Illusionarium, by Heather Dixon, was published in 2015 by Greenwillow.
Far, far north, in the cold aerial city of Fata Morgana, apprentice scientist Jonathan is preparing to leave for university. He doesn’t know about fantillium, the newly discovered chemical that allows people to share hallucinations—sometimes wondrous ones, sometimes appalling. He doesn’t know he holds the rare skill to control the hallucinations—to become an illusionist. He doesn’t know that fantillium can also open gateways to parallel worlds. Or that he will soon begin an epic journey, crossing cities and worlds, to save his family, his friends, and his very reality. He doesn’t know any of that…yet. And when he does, will his compass continue to point true north? Or will it break apart?
I haven’t read any fairy tale adaptations recently, so that means Fairy Tale Friday will be on hold again for a little bit. Until then, every Friday enjoy my review of books published in 2015!
Illusionarium is a hodge-podge of steampunk and fantasy, and while I didn’t love it nearly as much as I love Dixon’s Entwined, I thought this was a fabulously unique, humorous, pretty awesome adventure all the same. The humor is definitely more understated than in Entwined, but Jonathan has these hilarious inner monologues and comments that strive to make what could have been scary scenarios into something a little less tension-heavy. It’s as if Dixon pays tribute to the darker steampunk and even dystopian novels by adding those elements to her novel, but with a lighter twist (although, let’s face it, somebody growing another face on their body is scary, humor or not).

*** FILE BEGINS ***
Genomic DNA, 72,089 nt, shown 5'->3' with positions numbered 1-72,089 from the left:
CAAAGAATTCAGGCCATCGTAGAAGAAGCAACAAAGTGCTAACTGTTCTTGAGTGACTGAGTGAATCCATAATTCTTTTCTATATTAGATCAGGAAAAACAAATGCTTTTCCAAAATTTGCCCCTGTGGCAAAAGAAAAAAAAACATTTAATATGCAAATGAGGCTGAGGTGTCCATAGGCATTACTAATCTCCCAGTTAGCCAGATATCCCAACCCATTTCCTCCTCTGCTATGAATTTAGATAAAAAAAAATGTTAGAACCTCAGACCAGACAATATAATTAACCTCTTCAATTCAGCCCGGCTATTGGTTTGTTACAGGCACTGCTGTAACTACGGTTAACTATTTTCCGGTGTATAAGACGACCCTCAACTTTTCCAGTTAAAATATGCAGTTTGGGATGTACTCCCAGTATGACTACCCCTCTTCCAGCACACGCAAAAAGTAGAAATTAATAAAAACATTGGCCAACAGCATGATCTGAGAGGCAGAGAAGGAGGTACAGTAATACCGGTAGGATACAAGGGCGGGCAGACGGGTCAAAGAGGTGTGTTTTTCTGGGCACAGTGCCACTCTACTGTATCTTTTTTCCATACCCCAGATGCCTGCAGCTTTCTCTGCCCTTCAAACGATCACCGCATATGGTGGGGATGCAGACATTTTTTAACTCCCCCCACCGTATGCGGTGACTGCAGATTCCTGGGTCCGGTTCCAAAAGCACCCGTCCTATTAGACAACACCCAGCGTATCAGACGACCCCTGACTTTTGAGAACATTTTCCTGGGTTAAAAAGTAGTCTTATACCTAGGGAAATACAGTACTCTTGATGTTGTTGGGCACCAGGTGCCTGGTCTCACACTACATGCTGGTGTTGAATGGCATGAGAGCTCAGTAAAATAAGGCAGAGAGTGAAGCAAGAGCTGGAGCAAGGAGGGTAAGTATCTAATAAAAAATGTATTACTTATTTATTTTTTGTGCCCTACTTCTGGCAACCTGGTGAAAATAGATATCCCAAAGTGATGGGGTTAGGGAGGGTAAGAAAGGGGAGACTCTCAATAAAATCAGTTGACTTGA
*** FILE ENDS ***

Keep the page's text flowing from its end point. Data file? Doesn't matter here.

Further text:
I do think you have to approach this book with a grain of salt, however. There’s this weird tension between reality and illusion, and while Jonathan is reversing formulas so that they become anti-formulas, I was thinking both “Is this actually a thing?” and also “Well, wait, it’s an illusion, right? So does it have to be ‘a thing’?” And the idea that illusions, where you are basically making things up, have such a rigid structure behind creating them only contributes to the reality/illusion thing.
Illusionarium has an interesting world (well, worlds) and I wished that we could see a little more. The book felt short to me, but perhaps I was just enjoying myself so much that I didn’t want it to end. But I thought Dixon did a good job with worldbuilding, for the most part, and it was certainly one of the more interesting worlds I’ve read about in a while.
As for plots, no complaints here. There was nothing spectacularly striking, nor was there anything glaringly bad. I did guess a plot reveal, if only because it made the most sense based on what I knew about the characters. Lockwood’s side plot was probably the most disappointing of the book, if only because it was pretty obvious. I do like how Dixon left it slightly ambiguous as to the true meaning of Nod’ol’s “prophecy,” though. And despite some of the tiredness of the plot tropes and the lack of spectacularity overall, I did enjoy Illusionarium.
Recommended Age Range: 14+
Warnings: Violence, some creepy scenes involving mutation.
Genre: Fantasy, Steampunk, Young Adult
Sky came first, the thoughts pulling themselves from my head and fingers. I spattered stars over the theater with quiet movements, pinpricks of light, and willed them to sparkle over the room. You could reach up and flick them.
I envisioned ice, and it formed upon itself in the center of the stage. The energy radiated from my fingers and neck like a fever and I pushed it out, the wake forming into white tendrils and flakes and shimmering around the audience, in the aisles and up the gilded walls.
Towers grew. Rows of housetops, vertical docks, and the observatory dome. Bridges formed over the audience, making them gasp. Airships made of ice hung, connected to docking towers with delicate ice threads. The theater filled with ice of every transparency, forming the city I knew by heart. I’d even created canals of generator offal, the rivers of white rolling over the sides of the city and billowing into the feet of the audience.